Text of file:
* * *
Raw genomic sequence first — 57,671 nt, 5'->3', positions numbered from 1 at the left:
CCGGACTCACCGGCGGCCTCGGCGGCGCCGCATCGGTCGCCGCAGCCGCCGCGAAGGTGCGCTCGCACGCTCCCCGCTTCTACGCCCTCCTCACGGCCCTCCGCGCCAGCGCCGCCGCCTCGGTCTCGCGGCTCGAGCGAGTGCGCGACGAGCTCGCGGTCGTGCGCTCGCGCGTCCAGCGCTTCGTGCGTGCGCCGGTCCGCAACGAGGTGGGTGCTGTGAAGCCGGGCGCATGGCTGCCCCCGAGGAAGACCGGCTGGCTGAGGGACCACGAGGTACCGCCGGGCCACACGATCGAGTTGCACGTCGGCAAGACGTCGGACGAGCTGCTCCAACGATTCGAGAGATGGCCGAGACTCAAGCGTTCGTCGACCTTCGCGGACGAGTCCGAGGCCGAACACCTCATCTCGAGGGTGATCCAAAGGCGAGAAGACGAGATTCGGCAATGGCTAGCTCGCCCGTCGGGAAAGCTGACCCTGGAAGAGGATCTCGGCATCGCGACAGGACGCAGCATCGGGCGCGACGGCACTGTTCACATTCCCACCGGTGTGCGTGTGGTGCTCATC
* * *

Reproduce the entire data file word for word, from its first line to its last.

Raw genomic sequence first — 57,671 nt, 5'->3', positions numbered from 1 at the left:
CCGGACTCACCGGCGGCCTCGGCGGCGCCGCATCGGTCGCCGCAGCCGCCGCGAAGGTGCGCTCGCACGCTCCCCGCTTCTACGCCCTCCTCACGGCCCTCCGCGCCAGCGCCGCCGCCTCGGTCTCGCGGCTCGAGCGAGTGCGCGACGAGCTCGCGGTCGTGCGCTCGCGCGTCCAGCGCTTCGTGCGTGCGCCGGTCCGCAACGAGGTGGGTGCTGTGAAGCCGGGCGCATGGCTGCCCCCGAGGAAGACCGGCTGGCTGAGGGACCACGAGGTACCGCCGGGCCACACGATCGAGTTGCACGTCGGCAAGACGTCGGACGAGCTGCTCCAACGATTCGAGAGATGGCCGAGACTCAAGCGTTCGTCGACCTTCGCGGACGAGTCCGAGGCCGAACACCTCATCTCGAGGGTGATCCAAAGGCGAGAAGACGAGATTCGGCAATGGCTAGCTCGCCCGTCGGGAAAGCTGACCCTGGAAGAGGATCTCGGCATCGCGACAGGACGCAGCATCGGGCGCGACGGCACTGTTCACATTCCCACCGGTGTGCGTGTGGTGCTCATC